The advantages of variable piston phasing affecting the timing of intake and exhaust port opening and closing in an opposed piston uniflow 2-cycle diesel have been suggested by R. Johnston( AIAA Paper No. 89-1623-CP) but are readily perceived by study of Schweitzer (ref. textbook, MacMillan, 1949). As stated therein, Maximum port overlap (period when both intake and exhaust ports are open) minimizes intake supercharge which is best for light load conditions because it results in a minimum of parasitic power (scavenge power) with adequate scavenge efficiency and without excessive scavenge flow. At maximum power, particularly at high altitudes, more exhaust lead (exhaust ports open before intake ports) allows more exhaust blowdown without expenditure of scavenge air and provides more exhaust energy for turbocharging. The obverse, less port overlap and more intake lag, provides increased supercharging from a given amount of intake manifold pressure without over-scavenging and wasting of scavenge power.

In all known opposed piston engine layouts, an increase in the piston phase angle results in increased clearance volume for a given geometrical piston clearance. Thus, a certain decrease in the compression ratio occurs with an increase in the piston phasing. This relationship is favorable for some but not all engine operating conditions. It is useful for optimizing engine performance with increasing load at sea-level. The opposite is true at high altitudes.

Piston clearance adjustment independent of phase angle adjustment can be used to optimize engine performance at all operating conditions. For example, at altitude, greater compression ratios are advantageous as well as reduced overlap. Therefore, an independent adjustment of piston clearance would then be useful in compensating for the inherent compression ratio decrease that occurs with increased piston phase angle (reduced port overlap). Furthermore, operation at high altitude is accompanied by reduce intake pressure, which makes the engine more tolerant to high compression ratios.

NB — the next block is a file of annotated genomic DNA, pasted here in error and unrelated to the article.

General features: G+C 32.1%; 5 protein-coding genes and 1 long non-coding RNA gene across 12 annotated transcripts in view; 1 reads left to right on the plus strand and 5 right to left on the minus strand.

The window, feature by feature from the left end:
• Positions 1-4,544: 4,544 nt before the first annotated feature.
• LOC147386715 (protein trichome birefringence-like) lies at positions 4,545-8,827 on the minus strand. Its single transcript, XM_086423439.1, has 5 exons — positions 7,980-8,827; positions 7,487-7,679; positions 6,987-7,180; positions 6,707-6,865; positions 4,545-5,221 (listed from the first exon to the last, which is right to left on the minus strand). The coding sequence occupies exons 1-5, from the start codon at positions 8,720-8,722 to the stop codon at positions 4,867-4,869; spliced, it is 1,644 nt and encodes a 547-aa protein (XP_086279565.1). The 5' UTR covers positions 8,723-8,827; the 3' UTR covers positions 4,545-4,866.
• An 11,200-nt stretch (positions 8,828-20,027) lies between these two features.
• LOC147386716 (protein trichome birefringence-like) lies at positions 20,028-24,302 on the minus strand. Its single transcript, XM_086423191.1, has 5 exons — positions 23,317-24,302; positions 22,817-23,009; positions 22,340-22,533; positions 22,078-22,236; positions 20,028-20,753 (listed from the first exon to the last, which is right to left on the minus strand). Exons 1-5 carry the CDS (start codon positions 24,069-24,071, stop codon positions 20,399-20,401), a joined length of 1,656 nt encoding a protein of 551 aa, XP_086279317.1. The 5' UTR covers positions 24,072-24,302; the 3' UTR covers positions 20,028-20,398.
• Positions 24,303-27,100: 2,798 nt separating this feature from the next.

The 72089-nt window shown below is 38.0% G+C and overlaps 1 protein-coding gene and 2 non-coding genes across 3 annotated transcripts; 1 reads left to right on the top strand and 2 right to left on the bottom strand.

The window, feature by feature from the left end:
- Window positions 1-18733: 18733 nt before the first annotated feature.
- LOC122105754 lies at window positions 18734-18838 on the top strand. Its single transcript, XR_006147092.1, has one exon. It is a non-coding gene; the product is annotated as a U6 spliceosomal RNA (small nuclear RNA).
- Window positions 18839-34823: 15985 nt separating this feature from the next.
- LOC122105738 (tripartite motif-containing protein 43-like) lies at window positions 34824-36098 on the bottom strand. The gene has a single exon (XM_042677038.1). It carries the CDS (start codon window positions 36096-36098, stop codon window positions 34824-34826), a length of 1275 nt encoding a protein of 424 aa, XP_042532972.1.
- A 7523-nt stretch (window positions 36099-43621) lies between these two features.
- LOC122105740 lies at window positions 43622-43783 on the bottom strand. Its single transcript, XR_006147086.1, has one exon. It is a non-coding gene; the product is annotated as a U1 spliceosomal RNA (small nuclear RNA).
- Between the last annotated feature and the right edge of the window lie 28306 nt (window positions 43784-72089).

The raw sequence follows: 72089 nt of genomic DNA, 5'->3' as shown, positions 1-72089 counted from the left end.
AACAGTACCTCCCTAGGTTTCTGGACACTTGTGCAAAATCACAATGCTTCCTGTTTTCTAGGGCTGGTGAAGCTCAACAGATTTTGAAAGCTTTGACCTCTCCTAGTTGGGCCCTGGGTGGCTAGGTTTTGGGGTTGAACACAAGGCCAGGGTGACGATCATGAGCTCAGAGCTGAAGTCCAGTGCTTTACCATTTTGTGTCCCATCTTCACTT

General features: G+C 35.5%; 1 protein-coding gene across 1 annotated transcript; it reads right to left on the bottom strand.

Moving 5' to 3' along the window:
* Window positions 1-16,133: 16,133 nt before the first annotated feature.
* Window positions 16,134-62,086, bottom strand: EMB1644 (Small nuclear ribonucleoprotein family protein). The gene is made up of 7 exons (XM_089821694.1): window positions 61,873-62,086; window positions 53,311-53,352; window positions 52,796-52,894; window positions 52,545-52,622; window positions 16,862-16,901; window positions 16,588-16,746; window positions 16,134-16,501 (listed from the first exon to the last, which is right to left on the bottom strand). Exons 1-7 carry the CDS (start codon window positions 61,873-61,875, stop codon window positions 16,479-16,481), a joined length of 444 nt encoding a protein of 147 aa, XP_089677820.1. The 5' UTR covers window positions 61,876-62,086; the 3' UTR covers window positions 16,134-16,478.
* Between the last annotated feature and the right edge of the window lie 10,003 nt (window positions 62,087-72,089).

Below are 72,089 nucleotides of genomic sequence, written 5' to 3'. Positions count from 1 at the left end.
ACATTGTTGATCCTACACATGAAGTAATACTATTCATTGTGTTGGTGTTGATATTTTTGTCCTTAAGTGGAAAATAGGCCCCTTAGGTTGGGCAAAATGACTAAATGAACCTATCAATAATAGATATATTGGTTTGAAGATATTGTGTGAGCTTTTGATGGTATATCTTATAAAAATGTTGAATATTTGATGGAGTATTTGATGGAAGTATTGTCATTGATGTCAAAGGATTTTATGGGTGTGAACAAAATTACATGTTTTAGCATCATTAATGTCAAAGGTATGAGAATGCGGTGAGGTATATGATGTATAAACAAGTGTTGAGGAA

The opposed piston engine of my invention has double acting pistons which provide internal scavenge air compression in phase with port opening. Such scavenging produces an additional benefit. Higher charge air pressures normally increase engine parasitic pumping power in two-stroke operation because of increased charge density during the compression stroke. Such power is not fully recovered in the power stroke or exhaust turbine. In the double-acting arrangement of my invention, increased external charge pressure acting on the underside of the piston during compression partially compensates for such additional piston compression work such as that which occurs in a four-stroke-cycle engine. As a result, the net compression work in the cycle resulting from increased charge densities is reduced. When an exhaust-driven turbocharger is used, power is thereby recovered from normally wasted exhaust gas energy, not only in the form of increased charge compression but also by the addition of pneumatic power to the pistons in the direction of increased shaft output. Thus, a form of bottoming-cycle compounding is achieved in the engine of my invention.

In the engine of my invention, piston clearance and phasing can be continuously, independently and simultaneously varied to optimize engine performance at any combination of load, speed and altitude. Maximizing compression ratio maximizes thermal efficiency subject to structural constraints. Increasing clearance volume increases engine power potential subject to peak pressure constraints. Reducing port overlap also increases engine power potential and reduces fuel and air consumption.